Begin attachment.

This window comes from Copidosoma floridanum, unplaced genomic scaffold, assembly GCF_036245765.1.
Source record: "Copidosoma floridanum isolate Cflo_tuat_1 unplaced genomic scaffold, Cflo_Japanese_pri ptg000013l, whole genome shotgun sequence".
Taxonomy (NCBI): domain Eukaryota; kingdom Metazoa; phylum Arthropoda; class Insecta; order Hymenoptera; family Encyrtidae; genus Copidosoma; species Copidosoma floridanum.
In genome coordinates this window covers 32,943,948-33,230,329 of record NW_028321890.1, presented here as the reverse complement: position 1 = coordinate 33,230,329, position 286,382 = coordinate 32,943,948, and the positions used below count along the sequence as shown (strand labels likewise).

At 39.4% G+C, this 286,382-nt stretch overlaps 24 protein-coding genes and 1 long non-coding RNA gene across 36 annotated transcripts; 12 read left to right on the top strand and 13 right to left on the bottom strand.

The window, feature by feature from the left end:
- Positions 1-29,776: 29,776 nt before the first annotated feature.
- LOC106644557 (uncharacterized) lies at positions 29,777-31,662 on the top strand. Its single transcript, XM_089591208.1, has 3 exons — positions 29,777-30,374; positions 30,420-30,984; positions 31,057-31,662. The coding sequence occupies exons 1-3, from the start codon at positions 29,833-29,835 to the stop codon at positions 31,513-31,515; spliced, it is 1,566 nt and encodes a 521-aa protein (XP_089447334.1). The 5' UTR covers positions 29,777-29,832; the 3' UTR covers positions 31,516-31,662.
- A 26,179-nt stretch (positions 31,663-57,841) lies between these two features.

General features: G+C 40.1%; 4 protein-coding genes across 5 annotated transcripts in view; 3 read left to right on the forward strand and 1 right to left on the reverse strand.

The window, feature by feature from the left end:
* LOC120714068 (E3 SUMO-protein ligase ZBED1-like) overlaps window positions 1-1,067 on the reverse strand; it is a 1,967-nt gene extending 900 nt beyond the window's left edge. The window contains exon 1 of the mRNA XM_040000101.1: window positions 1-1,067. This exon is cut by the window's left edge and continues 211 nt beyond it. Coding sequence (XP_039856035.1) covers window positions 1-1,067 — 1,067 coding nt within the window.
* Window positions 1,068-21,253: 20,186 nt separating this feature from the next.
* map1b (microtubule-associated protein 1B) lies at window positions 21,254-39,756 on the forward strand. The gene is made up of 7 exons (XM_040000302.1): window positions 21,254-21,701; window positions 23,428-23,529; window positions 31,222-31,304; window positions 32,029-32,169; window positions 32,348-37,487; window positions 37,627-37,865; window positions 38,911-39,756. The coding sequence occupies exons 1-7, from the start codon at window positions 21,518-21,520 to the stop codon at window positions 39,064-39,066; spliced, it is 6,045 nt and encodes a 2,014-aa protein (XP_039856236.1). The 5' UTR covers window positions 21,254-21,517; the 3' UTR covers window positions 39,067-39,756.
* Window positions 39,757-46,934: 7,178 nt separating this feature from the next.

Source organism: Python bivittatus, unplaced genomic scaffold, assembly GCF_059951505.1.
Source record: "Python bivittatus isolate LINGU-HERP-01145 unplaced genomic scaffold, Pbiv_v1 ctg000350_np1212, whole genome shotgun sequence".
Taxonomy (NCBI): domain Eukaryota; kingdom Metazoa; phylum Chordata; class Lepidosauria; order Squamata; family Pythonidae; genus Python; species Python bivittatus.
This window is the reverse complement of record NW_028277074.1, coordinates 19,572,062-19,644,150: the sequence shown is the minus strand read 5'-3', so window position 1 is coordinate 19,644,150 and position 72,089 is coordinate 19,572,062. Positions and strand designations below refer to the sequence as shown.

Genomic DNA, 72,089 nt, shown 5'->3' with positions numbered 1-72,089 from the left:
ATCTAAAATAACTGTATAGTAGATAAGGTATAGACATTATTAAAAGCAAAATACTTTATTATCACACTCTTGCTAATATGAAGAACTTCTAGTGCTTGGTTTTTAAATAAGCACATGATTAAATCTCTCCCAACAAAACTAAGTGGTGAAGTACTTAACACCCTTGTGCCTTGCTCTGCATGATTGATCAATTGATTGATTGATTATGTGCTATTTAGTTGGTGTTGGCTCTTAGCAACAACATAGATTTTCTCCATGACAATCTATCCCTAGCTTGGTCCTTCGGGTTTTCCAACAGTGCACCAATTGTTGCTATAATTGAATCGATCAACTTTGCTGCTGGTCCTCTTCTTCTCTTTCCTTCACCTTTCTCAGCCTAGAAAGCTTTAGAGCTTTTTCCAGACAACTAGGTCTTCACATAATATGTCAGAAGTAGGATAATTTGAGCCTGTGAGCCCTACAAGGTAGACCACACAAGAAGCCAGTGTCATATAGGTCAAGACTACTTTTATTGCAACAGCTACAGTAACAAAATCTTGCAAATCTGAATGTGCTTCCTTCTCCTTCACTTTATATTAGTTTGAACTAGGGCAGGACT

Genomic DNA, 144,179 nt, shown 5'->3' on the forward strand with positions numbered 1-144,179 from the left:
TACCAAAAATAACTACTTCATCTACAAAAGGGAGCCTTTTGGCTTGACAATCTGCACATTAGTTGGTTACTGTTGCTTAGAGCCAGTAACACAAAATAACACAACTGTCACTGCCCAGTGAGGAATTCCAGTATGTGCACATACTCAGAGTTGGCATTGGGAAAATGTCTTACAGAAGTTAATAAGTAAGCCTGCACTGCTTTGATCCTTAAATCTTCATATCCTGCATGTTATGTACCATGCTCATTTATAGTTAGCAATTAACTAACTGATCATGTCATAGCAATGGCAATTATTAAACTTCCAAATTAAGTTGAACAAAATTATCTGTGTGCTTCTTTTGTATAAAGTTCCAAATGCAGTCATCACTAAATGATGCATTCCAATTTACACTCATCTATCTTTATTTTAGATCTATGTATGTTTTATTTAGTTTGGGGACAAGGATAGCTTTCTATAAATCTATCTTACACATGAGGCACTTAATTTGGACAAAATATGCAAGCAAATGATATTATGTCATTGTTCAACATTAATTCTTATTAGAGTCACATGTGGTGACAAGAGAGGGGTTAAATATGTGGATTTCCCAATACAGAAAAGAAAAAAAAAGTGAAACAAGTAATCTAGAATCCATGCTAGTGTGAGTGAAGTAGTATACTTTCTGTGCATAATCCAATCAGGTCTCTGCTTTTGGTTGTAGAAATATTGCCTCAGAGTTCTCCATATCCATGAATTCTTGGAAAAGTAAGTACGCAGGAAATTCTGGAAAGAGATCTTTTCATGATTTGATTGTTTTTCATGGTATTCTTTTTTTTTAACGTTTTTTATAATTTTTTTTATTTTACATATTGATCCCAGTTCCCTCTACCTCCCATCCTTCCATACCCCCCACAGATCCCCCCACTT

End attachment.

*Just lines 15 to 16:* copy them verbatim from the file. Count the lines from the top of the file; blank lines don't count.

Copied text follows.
* Window positions 39,757-46,934: 7,178 nt separating this feature from the next.

Source organism: Python bivittatus, unplaced genomic scaffold, assembly GCF_059951505.1.